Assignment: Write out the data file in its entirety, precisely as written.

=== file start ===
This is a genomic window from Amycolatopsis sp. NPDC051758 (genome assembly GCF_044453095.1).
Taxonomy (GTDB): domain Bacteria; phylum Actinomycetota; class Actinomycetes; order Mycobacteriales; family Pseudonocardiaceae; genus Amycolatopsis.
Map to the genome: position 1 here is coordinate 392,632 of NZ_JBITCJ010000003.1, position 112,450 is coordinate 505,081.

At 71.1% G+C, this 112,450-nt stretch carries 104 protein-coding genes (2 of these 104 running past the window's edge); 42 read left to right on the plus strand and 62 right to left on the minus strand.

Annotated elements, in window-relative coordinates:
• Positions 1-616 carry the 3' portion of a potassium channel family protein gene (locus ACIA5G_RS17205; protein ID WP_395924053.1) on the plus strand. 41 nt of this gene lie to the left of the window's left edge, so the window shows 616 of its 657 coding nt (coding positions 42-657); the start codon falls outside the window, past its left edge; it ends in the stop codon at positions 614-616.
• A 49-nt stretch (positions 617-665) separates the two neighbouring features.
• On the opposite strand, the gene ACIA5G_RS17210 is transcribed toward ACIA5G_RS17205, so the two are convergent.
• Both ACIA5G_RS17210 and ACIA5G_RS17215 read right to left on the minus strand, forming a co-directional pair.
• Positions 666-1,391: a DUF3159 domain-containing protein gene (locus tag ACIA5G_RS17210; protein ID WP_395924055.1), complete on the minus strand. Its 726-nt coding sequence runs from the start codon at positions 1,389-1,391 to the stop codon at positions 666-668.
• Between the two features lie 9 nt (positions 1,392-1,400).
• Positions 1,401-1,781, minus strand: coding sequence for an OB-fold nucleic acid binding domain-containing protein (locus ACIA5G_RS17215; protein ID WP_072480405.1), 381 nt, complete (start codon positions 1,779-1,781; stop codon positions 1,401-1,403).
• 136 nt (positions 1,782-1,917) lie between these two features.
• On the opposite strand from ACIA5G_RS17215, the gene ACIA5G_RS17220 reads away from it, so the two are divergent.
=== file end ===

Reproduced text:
This is a genomic window from Amycolatopsis sp. NPDC051758 (genome assembly GCF_044453095.1).
Taxonomy (GTDB): domain Bacteria; phylum Actinomycetota; class Actinomycetes; order Mycobacteriales; family Pseudonocardiaceae; genus Amycolatopsis.
Map to the genome: position 1 here is coordinate 392,632 of NZ_JBITCJ010000003.1, position 112,450 is coordinate 505,081.

At 71.1% G+C, this 112,450-nt stretch carries 104 protein-coding genes (2 of these 104 running past the window's edge); 42 read left to right on the plus strand and 62 right to left on the minus strand.

Annotated elements, in window-relative coordinates:
• Positions 1-616 carry the 3' portion of a potassium channel family protein gene (locus ACIA5G_RS17205; protein ID WP_395924053.1) on the plus strand. 41 nt of this gene lie to the left of the window's left edge, so the window shows 616 of its 657 coding nt (coding positions 42-657); the start codon falls outside the window, past its left edge; it ends in the stop codon at positions 614-616.
• A 49-nt stretch (positions 617-665) separates the two neighbouring features.
• On the opposite strand, the gene ACIA5G_RS17210 is transcribed toward ACIA5G_RS17205, so the two are convergent.
• Both ACIA5G_RS17210 and ACIA5G_RS17215 read right to left on the minus strand, forming a co-directional pair.
• Positions 666-1,391: a DUF3159 domain-containing protein gene (locus tag ACIA5G_RS17210; protein ID WP_395924055.1), complete on the minus strand. Its 726-nt coding sequence runs from the start codon at positions 1,389-1,391 to the stop codon at positions 666-668.
• Between the two features lie 9 nt (positions 1,392-1,400).
• Positions 1,401-1,781, minus strand: coding sequence for an OB-fold nucleic acid binding domain-containing protein (locus ACIA5G_RS17215; protein ID WP_072480405.1), 381 nt, complete (start codon positions 1,779-1,781; stop codon positions 1,401-1,403).
• 136 nt (positions 1,782-1,917) lie between these two features.
• On the opposite strand from ACIA5G_RS17215, the gene ACIA5G_RS17220 reads away from it, so the two are divergent.